Sunday, April 7, 2013

Corrupt database blocks II

After you have validated database as shown in previous post any corrupt database blocks will be reported in the view V$DATABASE_BLOCK_CORRUPTION. Now you want to find out the tables that used to have data in these blocks; those data have typically been lost if you have no backup of them or do not posses special tools like DUDE.

Before you start I recommend to purge the DBA Recycle Bin if it is in use, as reported here certain queries  seem to take longer time when it is not empty. Execute as SYSDBA:


purge dba_recyclebin;
Then create a temporary table with information on the corrupt blocks:
create table segments_with_corruption
as select FILE_ID,BLOCK_ID,blocks,OWNER,SEGMENT_NAME,
  start_corrupt,corrupt_blocks
from (
  select e.FILE_ID,e.BLOCK_ID,e.blocks,e.OWNER,e.SEGMENT_NAME,
    c.block# start_corrupt,c.blocks corrupt_blocks
  from DBA_EXTENTS E, V$DATABASE_BLOCK_CORRUPTION C
  where E.BLOCK_ID <= C.block# 
    and E.BLOCK_ID + E.blocks - 1 >= C.block#
  and e.file_id=c.file#
  union all
  select e.FILE_ID,e.BLOCK_ID,e.blocks,e.OWNER,e.SEGMENT_NAME,
    c.block# start_corrupt,c.blocks corrupt_blocks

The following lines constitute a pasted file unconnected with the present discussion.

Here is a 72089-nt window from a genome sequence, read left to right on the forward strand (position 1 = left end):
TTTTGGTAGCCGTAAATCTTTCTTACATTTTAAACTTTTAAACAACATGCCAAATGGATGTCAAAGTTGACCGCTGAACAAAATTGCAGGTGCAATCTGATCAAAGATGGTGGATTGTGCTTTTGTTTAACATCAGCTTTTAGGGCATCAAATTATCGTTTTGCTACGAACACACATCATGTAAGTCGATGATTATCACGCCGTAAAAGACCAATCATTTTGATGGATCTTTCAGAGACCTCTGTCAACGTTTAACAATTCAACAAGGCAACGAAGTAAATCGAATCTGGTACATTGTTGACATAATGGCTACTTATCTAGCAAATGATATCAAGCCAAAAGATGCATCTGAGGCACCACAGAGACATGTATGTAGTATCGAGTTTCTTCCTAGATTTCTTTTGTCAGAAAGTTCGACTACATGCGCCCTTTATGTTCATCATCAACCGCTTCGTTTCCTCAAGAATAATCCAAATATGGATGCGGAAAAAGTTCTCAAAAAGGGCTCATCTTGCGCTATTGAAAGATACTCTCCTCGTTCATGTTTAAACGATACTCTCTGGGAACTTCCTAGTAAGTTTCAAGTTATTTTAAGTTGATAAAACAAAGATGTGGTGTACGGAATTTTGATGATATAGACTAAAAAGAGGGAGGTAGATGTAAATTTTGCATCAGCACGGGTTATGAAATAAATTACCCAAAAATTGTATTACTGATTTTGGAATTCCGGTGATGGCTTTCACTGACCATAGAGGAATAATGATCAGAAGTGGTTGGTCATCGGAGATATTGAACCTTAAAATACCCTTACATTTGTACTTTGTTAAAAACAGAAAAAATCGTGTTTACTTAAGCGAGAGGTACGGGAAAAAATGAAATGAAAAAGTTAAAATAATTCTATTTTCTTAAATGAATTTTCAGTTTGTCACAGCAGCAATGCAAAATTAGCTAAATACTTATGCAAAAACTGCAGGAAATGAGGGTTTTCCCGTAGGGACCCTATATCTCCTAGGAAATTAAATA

from DBA_EXTENTS E, V$DATABASE_BLOCK_CORRUPTION C
  where E.BLOCK_ID >= C.block# 
    and E.BLOCK_ID <= C.block# + C.blocks -1
  and e.file_id=c.file#
);


This query may take a long time to run, which is a reason to materialize it in a table while you are working on this. You can find a more advanced query on MOS in article 472231.1 To create this query I made a drawing for myself with all different scenarios on how interval of corrupt blocks could possible overlap with extents belonging to some object. Then I wrote down the criteria and merged them together.

Use this query to find owner, name and type of the segments you have to work with:
select distinct c.owner,c.segment_name, c.segment_type
from segments_with_corruption c, dba_segments s
where c.segment_name=c.segment_name and c.owner=s.owner;
For segment_type=INDEX you can fix it by simply rebuilding the index (hopefully none of the rows it indexes are in corrupt blocks).

The next post will be on how to salvage as much as possibly from the good blocks belonging to a table that has some corrupt blocks. I'll show a query you will run to generate other statements that will be used to extract data from blocks around the corrupt blocks.

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